ST.STEPHEN’S PRESBYTERIAN CHURCH FEBRUARY 14, 2016
THE DARK SIDE
Psalm 91: 1 – 2 & 9 – 16; Luke 4: 1 – 13
Rev. Sabrina Ingram
A young unmarried couple wanted to join a particular church. The pastor told them, “To be members here at the Tabernacle we insist you practice abstinence until you’re married.” The couple agreed. When they came back two weeks later, the surprised pastor asked, “What brings you here?” The young man replied, “Pastor, I’m afraid were weren’t able to abstain.” “What happened?” inquired the pastor. “Well my fiancée was reaching for a can of corn and dropped it. When she bent to pick it up, well, I gave way to temptation.” The pastor said, “I’m very sorry but you are no longer welcome to join this church.” “That’s okay,” said the young man. “We’re no longer welcome at the grocery store either.”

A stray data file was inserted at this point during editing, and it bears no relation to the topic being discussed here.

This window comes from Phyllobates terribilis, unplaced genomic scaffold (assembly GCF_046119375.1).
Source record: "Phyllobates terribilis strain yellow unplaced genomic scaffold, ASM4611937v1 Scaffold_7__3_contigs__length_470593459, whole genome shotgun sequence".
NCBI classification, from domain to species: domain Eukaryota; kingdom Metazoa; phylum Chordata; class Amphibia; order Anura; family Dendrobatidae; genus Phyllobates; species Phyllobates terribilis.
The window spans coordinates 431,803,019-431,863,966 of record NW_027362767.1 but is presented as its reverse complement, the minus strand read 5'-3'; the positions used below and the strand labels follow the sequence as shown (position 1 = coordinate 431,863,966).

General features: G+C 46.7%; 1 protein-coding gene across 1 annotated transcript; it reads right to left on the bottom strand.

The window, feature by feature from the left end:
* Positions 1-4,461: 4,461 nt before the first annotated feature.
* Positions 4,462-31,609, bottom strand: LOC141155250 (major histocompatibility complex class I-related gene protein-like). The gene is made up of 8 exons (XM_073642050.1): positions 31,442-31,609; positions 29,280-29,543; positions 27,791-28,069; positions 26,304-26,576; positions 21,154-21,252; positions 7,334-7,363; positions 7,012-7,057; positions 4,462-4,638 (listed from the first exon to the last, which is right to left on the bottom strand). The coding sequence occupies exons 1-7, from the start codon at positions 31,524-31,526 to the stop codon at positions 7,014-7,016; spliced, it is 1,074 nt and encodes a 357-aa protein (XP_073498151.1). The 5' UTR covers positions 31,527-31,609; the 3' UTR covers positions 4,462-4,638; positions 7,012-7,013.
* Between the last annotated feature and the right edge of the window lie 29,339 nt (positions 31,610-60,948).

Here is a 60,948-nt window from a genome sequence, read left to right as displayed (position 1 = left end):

Temptation has plagued humanity since the serpent suggested the fruit of the tree in the middle of the garden didn’t just look yummy it would make whomever ate it like God (c.f. Genesis 3). My mother-in-law wisely says, “Every garden has its serpent”. No matter how good life is, temptation lifts its ugly head to destroy it. After Jesus’ baptism, the Holy Spirit led him into the wilderness. As the Israelites knew, the wilderness was a harsh place which tested ones faithfulness and where the temptation to turn from God could be strong. There Jesus fasted. After 40 days the devil appeared (Luke 4: 2) with a single purpose – to tempt him. The theologian John Piper said, “The power of all temptation is the prospect that it will make me happier.” So when Jesus was in a weakened, human state the devil came to tempt him with things that might make Jesus happier. The first temptation was based on Jesus’ hunger and desire for food. After 40 days of fasting Jesus was on death’s door. His need for food and his desire for survival were completely intertwined. The devil suggested Jesus use his divine power to change a rock into a loaf of bread – you know the warm, fresh crusty stuff with a little melted butter. Jesus resisted. What would have been wrong with giving in to that temptation? Unlike some of us, Jesus didn’t need to drop a few pounds. He was famished. Surely he could enjoy a piece of bread! Jesus’ reason for resisting is found in his answer, “One does not live by bread alone.” (vs. 4 from Deuteronomy 8:3). At other times in his life Jesus enjoyed the good things of the earth – at points he was accused of being “a glutton and a drunkard” (Matthew 24: 49; Luke 7: 34), yet in this life and death moment, Jesus saw food not as fuel for the body or something to enjoy, but as an idol. To give in to this temptation would have been to forever break fellowship with God by putting his trust in something else. The second temptation was to sell his soul in exchange for authority over all the kingdoms of the world (vs. 6 & 7). A lot of people would like to be “King of the World” but Jesus resisted. The price tag on world domination is worshipping the Devil – having him as the Lord of your life. Jesus responded, “Worship the Lord your God and serve only him.” (vs. 8 from Deut 6:13) He would not allow someone other than God to be Lord of his life; he would not give first place in his heart to someone other than his Father. This deal would enslave him to someone who would use and manipulate him for evil. Jesus knew his “kingdom was not of this world” (John 18:36); he chose to practice “delayed gratification”. But the Devil wasn’t done – he took Jesus up to the highest peak of the Temple and dared him to prove he was the “Son of God” by flinging himself off the building. And notice the devil’s technique – he quotes scripture – two of them in fact, “He will command his angels concerning you, to protect you” (vs 10) and “On their hands they will bear you up, so that you will not dash your foot against a stone” (vs. 11). After 40 days of starvation in the wilderness and 2 heavy duty temptations, who wouldn’t have been tempted to shut Satan up? Wouldn’t it be a glorious moment for Jesus to prove to him that he was who he claimed to be? Wouldn’t it be great to see the look of shock on his face when the angels descend, scoop him up and while Satan’s listening for the smack of his body on the ground, to presented before him at eye level? It would be a triumphant moment, like something out of a Superman movie! But Jesus respected God too much to be manipulated by a game-player. He knew his divine right and the power behind it were not something to be used and abused for his own ego gratification. So Jesus resisted this temptation also, “Do not put the Lord your God to the test.” (vs. 12 from Deut. 6:16)